So, we arrived in Lima, but since it was just a short layover in the airport we weren't really "In Peru" yet. It's on the coast, not that you could tell, but there's an ocean out there somewhere in the grey. It turns out that Lima is always this color. Anyhow, we had a cup of coffee in the airport and then off we went to Cuzco. Yes, that's a Starbucks. They don't have real coffee in Peru (with the exception of the airport Starbucks). If you're lucky, you get a syrup to which you add hot water. If you are unlucky, you get Nescafé. Most of the time, you are unlucky.
The Andes Mts. are mountains like they mean it. The Rockies look up to them and say "We're not worthy." The Appalachians are too old to care and too busy telling stories about "Back in my day, we didn't have people climbing all over us. And we liked it!" Only the Himalayas are like, "Bitch, please."
Once again on terra firma, my first impression was along the lines of "Wow, this is going to be an adventure," followed shortly thereafter by "Oh, God, the sun!" and "There's no air here!" All of these statements turned out to be true. The city is in a valley at over 3400 meters in altitude - that's 11,000+ feet for you gringos. Murfreesboro is at about 200 meters or 656+ feet. We were 3200 meters closer to the sun and farther from where the air is. Forget culture shock, try system shock. We did *not* buy a can of oxygen at the airport. That's just silly. Instead, we tried to take it easy until we got used to the altitude.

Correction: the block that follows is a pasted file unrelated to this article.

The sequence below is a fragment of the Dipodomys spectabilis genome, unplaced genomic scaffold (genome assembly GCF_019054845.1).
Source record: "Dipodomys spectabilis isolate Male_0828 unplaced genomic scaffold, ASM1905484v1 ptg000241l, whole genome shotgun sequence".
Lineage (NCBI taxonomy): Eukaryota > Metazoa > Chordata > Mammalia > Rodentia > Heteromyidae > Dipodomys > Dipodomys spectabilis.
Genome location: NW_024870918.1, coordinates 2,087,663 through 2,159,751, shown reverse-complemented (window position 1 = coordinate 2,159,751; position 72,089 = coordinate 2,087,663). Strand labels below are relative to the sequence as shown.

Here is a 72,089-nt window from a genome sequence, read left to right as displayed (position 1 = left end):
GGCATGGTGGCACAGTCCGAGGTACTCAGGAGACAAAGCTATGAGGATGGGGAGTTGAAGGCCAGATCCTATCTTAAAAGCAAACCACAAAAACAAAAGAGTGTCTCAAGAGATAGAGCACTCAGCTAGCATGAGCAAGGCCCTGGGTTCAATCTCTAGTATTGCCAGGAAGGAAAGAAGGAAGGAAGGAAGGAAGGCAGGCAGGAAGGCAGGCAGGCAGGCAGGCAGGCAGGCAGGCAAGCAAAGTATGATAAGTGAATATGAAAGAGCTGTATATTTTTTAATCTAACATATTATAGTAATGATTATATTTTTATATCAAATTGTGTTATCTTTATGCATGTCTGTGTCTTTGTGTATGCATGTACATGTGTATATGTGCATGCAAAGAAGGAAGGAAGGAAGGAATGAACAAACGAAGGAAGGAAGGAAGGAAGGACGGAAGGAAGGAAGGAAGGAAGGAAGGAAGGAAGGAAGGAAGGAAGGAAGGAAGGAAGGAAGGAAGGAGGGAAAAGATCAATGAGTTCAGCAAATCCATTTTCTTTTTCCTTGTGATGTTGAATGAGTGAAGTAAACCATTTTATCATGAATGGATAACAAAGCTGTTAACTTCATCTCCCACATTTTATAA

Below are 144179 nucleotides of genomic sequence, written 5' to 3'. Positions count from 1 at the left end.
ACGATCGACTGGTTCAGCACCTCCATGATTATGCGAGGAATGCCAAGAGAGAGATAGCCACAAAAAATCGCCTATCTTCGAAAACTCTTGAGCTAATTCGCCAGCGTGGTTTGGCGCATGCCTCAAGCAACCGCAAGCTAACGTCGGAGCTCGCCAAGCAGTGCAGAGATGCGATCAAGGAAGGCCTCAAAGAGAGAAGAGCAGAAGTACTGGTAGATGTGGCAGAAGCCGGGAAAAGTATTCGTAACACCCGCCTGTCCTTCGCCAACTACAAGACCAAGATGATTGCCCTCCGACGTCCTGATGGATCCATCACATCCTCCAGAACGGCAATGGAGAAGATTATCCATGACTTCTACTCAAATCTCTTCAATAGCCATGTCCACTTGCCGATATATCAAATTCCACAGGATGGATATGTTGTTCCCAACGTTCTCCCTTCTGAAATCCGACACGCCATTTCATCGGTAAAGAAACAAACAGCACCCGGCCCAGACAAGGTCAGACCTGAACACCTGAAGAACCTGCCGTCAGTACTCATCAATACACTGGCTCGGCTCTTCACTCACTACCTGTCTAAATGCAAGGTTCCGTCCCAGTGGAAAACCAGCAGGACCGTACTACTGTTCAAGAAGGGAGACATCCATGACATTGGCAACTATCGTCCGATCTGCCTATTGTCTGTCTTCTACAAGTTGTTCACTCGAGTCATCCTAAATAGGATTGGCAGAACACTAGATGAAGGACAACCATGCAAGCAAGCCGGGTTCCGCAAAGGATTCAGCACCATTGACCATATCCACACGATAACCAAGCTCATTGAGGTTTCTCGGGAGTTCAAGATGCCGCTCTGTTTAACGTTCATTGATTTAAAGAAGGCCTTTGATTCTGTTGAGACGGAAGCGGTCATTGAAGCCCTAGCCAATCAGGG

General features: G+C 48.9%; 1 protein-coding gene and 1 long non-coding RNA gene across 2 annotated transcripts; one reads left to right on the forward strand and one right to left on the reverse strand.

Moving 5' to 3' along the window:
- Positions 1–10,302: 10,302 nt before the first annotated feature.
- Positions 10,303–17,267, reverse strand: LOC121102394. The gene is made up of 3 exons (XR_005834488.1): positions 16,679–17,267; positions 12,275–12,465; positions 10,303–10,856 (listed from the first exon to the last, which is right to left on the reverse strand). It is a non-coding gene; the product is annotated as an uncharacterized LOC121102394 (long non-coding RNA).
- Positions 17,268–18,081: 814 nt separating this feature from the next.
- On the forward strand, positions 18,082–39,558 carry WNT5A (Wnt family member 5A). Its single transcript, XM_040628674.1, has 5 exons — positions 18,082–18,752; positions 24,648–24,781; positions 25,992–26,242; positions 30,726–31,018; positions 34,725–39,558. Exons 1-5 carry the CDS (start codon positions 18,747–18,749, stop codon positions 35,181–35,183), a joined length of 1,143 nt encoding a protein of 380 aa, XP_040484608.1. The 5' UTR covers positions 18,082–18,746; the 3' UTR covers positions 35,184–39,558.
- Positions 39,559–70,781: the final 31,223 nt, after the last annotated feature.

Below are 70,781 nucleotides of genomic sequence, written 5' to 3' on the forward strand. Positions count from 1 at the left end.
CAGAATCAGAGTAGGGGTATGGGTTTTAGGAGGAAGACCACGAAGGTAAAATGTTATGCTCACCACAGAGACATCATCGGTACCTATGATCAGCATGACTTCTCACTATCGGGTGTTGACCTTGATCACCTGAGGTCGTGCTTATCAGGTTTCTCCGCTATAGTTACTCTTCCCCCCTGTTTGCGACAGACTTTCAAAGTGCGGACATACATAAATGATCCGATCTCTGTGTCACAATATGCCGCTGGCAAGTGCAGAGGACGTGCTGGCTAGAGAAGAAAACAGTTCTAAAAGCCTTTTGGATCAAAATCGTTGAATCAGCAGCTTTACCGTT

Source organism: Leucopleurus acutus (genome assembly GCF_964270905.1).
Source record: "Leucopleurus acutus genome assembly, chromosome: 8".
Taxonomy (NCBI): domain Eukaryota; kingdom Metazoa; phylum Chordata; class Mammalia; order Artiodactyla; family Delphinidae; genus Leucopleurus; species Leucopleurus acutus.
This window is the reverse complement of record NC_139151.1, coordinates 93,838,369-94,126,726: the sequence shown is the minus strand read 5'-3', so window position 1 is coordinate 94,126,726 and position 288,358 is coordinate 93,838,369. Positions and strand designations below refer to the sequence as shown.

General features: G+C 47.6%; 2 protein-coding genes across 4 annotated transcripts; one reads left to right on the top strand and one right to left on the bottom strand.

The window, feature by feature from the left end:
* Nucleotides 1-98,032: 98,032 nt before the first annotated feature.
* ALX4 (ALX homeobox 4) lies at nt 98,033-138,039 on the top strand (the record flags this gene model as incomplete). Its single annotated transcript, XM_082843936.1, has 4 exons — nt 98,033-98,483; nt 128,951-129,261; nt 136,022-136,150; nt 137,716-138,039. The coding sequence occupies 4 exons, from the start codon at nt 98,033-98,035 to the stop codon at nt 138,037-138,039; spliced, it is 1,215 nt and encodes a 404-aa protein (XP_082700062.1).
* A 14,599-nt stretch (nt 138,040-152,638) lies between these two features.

Note the word "tried." It turns out that the day we arrived, there was a transportation strike, so the taxis couldn't take us to very many places. There were big rocks in the road and a parade and we had to walk many several blocks with all of our luggage to find the Avis office. In said parade, some people were waving this flag (not my photo). "I bet that means something different here," says I to myself. It does. That's the Cusco city flag. Don't make fun, they're kind of sensitive about it. Anyhow, as we walked around, there were these bike carts all over that descended on us like vultures, but we respectfully declined and eventually found the rental office. They took us to the lot (which you could fit maybe three cars in, if you were a really good driver) where we stuck our luggage in the rental car until the strike officially ended. I searched for yarn, but to no avail. The shop was closed for inventory. We kind of tooled around the city being tourists for awhile, had some lunch, found our way back to the lot, and then left for Urubamba where the conference was to be held.
It was a lovely drive and I got to see the big white Jesus statue. Also, they like to write things on the sides of mountains. I am told that this is a habit that is an extension of the Nazca lines and that you really can see something of them from the ground. They just like to write and draw big things on the Earth. They also seem to compulsively build little walls everywhere. I'm not sure what that's about. The drive was pleasant and pretty and we arrived at the hotel later that evening. There was dinner and beer and all was right with the world. I had a coca beer and a Cusqueña at this little place down the road and I think that was the evening that I had alpaca steak. It tasted like alpaca fiber smells. I didn't order it again.